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Dakota: A Spiritual Geography (original 2001; edition 2001)
References to this work on external resources.
Wikipedia in English
Amazon.com Amazon.com Review (ISBN 0618127240, Paperback)After 20 years of living in the "Great American Outback," as Newsweek magazine once designated the Dakotas, poet Kathleen Norris (The Cloister Walk) came to understand the fascinating ways that people become metaphors for the land they inhabit. When trying to understand the polarizing contradictions that exist in the Dakotas between "hospitality and insularity, change and inertia, stability and instability.... between hope and despair, between open hearts and closed minds," Norris draws a map. "We are at the point of transition between east and west in the United States," she explains, "geographically and psychically isolated from either coast, and unlike either the Midwest or the desert west."
Like Terry Tempest Williams (Refuge), Norris understands how the boundary between inner and outer scenery begins to blur when one is fully present in the landscape of their lives. As a result, she offers the geography lesson we all longed for in school. This is a poetic, noble, and often funny (see her discussion on the foreign concept of tofu) tribute to Dakota, including its Native Americans, Benedictine monks, ministers and churchgoers, wind-weathered farmers, and all its plain folks who live such complicated and simple lives. --Gail Hudson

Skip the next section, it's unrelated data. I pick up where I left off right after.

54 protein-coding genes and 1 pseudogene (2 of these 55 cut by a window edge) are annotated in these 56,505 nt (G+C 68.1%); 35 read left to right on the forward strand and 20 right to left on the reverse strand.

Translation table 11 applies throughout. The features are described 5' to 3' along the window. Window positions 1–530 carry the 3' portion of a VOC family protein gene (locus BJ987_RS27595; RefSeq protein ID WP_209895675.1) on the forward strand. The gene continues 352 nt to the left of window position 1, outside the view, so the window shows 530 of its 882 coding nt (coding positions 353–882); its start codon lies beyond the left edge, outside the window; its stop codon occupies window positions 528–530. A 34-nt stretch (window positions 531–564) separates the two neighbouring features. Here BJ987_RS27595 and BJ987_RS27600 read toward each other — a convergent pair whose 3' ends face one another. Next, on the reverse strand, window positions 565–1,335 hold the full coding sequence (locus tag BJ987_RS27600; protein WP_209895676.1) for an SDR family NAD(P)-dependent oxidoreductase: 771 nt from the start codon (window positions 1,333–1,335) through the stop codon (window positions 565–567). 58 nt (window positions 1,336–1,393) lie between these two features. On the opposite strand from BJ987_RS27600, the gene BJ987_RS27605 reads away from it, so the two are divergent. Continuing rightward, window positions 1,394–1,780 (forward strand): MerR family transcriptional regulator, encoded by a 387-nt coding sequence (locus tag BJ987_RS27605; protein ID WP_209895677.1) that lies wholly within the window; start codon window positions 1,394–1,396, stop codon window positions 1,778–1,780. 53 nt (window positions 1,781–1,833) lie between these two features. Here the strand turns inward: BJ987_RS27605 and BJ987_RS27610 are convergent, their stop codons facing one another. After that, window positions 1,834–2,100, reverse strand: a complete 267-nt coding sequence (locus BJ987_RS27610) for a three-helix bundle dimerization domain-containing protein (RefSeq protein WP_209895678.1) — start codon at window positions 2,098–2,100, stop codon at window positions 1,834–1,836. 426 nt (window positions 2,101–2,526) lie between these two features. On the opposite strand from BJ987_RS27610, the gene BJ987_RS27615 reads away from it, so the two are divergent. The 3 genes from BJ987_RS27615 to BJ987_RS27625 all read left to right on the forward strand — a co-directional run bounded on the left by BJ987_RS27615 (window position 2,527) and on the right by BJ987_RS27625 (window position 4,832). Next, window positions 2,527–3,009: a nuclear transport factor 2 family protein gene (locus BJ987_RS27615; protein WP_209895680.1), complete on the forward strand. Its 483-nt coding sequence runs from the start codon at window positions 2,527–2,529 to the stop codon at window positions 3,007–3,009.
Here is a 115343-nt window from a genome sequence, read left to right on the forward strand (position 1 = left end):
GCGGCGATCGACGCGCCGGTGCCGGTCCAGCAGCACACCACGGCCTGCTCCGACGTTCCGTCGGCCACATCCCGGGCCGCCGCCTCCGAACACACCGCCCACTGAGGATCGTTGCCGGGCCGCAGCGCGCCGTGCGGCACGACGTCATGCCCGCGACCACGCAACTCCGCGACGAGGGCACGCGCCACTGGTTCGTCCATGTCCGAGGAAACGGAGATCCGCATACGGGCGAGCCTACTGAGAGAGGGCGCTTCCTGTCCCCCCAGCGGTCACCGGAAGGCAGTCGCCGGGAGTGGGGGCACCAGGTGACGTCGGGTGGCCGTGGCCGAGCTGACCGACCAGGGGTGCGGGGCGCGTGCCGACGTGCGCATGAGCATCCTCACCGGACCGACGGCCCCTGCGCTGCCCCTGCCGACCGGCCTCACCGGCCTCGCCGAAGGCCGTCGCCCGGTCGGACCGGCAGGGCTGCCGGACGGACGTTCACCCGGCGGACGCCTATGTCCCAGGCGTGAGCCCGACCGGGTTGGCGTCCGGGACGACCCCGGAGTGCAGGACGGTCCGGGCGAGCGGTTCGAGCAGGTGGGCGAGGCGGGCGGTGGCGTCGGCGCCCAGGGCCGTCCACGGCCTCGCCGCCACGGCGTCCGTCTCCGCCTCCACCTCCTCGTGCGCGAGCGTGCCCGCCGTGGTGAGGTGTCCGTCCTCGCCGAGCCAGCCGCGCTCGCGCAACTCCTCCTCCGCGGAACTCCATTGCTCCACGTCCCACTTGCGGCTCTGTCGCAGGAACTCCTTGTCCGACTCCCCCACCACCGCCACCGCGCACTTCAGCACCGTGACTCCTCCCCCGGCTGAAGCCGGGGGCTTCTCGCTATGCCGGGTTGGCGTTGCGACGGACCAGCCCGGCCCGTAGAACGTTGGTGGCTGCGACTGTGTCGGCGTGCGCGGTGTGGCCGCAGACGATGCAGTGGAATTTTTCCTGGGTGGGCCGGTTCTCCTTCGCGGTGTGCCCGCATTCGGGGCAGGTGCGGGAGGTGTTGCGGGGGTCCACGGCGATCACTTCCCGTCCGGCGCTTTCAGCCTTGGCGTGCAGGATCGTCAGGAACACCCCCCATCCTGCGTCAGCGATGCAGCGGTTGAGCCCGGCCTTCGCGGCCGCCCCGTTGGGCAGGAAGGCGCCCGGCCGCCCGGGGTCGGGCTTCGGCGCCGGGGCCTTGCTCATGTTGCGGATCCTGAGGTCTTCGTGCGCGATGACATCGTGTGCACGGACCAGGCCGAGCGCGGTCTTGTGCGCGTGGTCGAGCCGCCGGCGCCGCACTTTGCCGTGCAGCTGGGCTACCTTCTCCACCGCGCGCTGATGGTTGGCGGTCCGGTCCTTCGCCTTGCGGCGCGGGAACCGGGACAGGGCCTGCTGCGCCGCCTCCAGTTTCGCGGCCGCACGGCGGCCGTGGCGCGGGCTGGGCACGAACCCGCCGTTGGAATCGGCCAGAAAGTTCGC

(retrieved from Amazon Tue, 08 Jan 2013 14:42:50 -0500)
Norris reveals the contradictions of small town life on the Great Plains, where gracious hospitality blends with provincial wariness, local history is valued by writers, and truth and myth collide.
(summary from another edition)
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